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I bought shimano SPD pedals and shoes for MTB. They’re great for uphill and straight gnarly sections.

There is one problem - when I’m clipped in I have a ton of movement. I have tightened the spring but there is lots of movement so how do I get a tighter feel?

  • Can you edit you answer to add the model of shoes and pedals you have? – Argenti Apparatus Jan 23 at 21:10
11

You're probably talking about "float", the way your foot rotates over the pedal. This is considered a feature, not a bug. There are different cleats you can get with different amounts of float; looking around, I do see there are "zero float" cleats that you can get for SPDs, and others with only 4° of float. The spring adjusts your release tension, not your float (I think).

After having ridden zero-float pedals for a long time, I'll take all the float I can get.

  • 1
    In my experience/opinion the problem is not the sideways float but there is a tiny amount of vertical play and tilting which does feel bad. Almost feels like loose pedals/bearings. That being said, there is some research which shows that pulling on the pedal doesn’t improve power output. If you keep some pressure on the pedal this play doesn’t matter. – Michael Jan 22 at 12:40
  • Another problem can be interference from the sole preventing the cleat from fully seating. This can be due to a miss-positioned cleat or you may need to carefully carve away a few bits of the sole material. – Daniel R Hicks Jan 22 at 13:29
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    @Michael you wouldn't have a source for that research handy, would you? Just curious because it sounds counterintuitive to me. – user35915 Jan 22 at 13:47
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    @user35915 - GCN did a segment on this very topic a while ago. – Adam Rice Jan 22 at 19:10
  • @DanielRHicks I prefer to trim the pedal - in my case it was plastic that interfered with the shoe. Pedals are cheaper if you take too much off and a missing grippy but could often be replaced with a grubscrew. – Chris H Jan 22 at 20:34
2

Shimano makes two different SPD cleats for MTB-pedals. One that has only lateral play and another one with vertical play as well.

The dual play SM-SH56 type is meant for casual riding and trekking riders who don't feel too secure with tightly clamped shoes and they are mainly used on roads. They unclip with left and right movement and upwards motion. Those might make you feel insecure on a trail because they permit some upward float before unclipping.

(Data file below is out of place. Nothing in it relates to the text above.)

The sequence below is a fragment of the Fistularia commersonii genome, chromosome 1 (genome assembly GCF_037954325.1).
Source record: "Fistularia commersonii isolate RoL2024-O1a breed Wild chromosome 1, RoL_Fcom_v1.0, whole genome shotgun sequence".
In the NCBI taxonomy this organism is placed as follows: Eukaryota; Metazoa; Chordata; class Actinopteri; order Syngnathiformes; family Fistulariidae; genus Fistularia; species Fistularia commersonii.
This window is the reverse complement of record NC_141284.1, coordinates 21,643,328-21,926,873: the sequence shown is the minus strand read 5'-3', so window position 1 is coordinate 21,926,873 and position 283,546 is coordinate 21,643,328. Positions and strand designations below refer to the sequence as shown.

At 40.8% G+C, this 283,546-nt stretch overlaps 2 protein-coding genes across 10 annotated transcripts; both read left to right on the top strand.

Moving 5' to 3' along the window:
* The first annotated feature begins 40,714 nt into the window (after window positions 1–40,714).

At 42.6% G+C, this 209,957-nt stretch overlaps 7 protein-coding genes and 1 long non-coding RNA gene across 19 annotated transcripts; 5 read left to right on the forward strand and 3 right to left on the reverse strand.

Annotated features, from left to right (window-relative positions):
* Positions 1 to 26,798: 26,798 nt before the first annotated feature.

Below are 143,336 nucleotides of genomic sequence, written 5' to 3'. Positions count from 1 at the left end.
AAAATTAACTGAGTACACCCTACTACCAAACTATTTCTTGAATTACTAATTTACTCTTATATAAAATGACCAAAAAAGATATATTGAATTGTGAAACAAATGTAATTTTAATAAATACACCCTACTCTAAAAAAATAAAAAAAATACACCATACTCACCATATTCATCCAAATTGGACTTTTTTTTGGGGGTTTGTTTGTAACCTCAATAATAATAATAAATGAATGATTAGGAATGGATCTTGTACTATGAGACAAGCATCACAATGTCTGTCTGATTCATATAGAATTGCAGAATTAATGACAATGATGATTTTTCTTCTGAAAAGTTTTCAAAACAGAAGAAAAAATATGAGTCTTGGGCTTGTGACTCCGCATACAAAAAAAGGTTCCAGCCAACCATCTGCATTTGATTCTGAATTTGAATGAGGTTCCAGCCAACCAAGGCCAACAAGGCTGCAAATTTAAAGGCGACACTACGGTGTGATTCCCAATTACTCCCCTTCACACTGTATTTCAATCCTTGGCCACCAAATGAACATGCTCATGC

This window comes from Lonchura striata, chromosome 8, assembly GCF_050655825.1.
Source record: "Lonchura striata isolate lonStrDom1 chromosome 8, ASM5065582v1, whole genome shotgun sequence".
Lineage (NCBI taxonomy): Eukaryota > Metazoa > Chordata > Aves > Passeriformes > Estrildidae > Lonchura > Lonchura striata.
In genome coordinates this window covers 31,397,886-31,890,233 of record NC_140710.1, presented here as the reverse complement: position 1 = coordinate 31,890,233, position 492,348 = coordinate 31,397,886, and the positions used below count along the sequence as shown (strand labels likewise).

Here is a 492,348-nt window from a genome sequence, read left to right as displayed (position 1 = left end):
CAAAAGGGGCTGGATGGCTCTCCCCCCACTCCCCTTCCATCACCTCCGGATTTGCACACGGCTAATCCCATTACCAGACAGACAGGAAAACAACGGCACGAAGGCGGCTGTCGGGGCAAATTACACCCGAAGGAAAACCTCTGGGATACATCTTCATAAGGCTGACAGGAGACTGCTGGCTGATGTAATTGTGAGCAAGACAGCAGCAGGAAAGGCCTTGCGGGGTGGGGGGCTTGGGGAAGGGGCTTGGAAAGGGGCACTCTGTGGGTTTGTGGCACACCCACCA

The other type SM-SH51 only unclip if you turn the heel sideways, in or out. For both the left and right right freedom is +/- 3°

As other comments pointed out, tightness meaning the point when the pedals releases the cleat is the only possible adjustment. Float is built-in to lessen the load on the knee and cannot be adjusted. This is a road pedal only feature to be achieved with one of three different types of cleats.

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    You're quoting Shimano in saying the SH51s only unclip by twisting outwards, but they should know better as they designed the symmetry in them. They unclip perfectly well twisting inwards if you don't kick the chainstay. What the SH56s add is the ability to come out upwards (which I've always thought rather defeats the object) – Chris H Jan 22 at 20:36
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    @ChrisH I also think think that the 56 is rather odd. IMHO they are meant for insecure riders who don't pull on pedals and just push them forwards. In any other case the shoe comes off. I've never used them. True, the 51 comes off by any sideways twist. It's probably been lost in translation from the original JP text. ;-) – Carel Jan 23 at 8:11
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If your shoes are actually loose on the pedals i.e. there is play between the shoe and pedal in the vertical or lateral directions, your cleats might not be installed correctly, or you have shims underneath the cleats that are too thick.

Check the cleat installation. If you have shims under the cleat, try removing them. This moves the cleat further up into the shoe so the sole is held more firmly against the pedal body.

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